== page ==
South Africa in GEAR: `A better life for all' or a zero-sum game of globalization?
Author: Tsheola J.
Source: GeoJournal, Volume 57, Numbers 1-2, 2002 , pp. 15-28(14)
Abstract:State conduct of commerce with the rest of the world has always been important, rather than determinant, to domestic capacity to generate and distribute output and income. Theoretically, engagements of world commerce have included protectionism, inward-looking strategies, integration for interdependence, insertion for dependence, openness to imports and free trade regimes. For erstwhile colonies in Africa, the trajectory of engagement has seemed to be predetermined due to colonial-formation of their economies. As the model of evolution of Africa's external relations demonstrates, states in that continent have been inserted into the global system for dependent extraversion and adjustments. Attempts at trade and market liberalisation there have perpetuated openness to imports. Given that state of affairs, states in that continent have been eroded of capacity of domesticating globalisation for local socio-economic transformation. From a political-economy perspective, the paper views South Africa's Growth, Employment and Redistribution (GEAR) strategy as an instrument of appropriation that is set to perpetuate that country's dependent extraversion and openness to imports. The paper uses the balance of payments to demonstrate that country's poor state of commerce with the rest of the world. It argues that as external trade and capital flows and investments, which are shaped through domestic economic policy, affect in return domestic capacity of transforming the structures of deprivation, GEAR has inaugurated a zero-sum game of globalisation, rather than `a better life for all'. We analyse several indicators of economic performance and social wellbeing to demonstrate the paradoxical operations and Janus-faced tendencies of globalisation and the attendant lack of transformation of structures of deprivation in South Africa.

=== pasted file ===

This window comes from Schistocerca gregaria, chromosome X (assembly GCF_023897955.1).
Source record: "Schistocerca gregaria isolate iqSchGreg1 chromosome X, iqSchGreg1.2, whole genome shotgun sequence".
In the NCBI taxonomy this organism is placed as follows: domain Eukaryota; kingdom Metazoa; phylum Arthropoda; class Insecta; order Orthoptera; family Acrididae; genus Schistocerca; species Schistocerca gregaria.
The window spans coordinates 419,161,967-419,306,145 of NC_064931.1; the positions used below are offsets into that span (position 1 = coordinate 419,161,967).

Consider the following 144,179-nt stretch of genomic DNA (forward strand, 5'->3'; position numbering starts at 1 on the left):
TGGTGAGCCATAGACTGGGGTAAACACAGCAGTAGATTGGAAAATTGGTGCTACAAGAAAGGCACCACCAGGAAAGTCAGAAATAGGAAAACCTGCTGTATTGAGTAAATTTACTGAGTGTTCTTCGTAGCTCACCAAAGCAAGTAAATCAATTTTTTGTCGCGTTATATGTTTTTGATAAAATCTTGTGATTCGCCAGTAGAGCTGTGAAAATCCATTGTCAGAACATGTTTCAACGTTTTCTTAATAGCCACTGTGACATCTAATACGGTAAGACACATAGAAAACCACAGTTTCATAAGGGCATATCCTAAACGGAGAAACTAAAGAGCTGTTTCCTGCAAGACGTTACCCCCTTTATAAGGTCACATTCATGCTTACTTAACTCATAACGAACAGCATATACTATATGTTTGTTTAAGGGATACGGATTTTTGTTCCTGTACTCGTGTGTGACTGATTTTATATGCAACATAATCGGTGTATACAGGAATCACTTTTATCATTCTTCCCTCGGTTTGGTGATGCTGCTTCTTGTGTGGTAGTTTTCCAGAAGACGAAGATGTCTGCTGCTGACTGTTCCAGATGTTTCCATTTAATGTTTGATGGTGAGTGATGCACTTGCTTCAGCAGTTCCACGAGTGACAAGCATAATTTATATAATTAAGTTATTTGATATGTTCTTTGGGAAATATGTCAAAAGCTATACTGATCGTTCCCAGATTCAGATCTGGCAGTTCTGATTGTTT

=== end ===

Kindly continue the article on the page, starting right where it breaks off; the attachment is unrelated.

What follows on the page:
Document Type: Research article
Publication date: 2002-01-01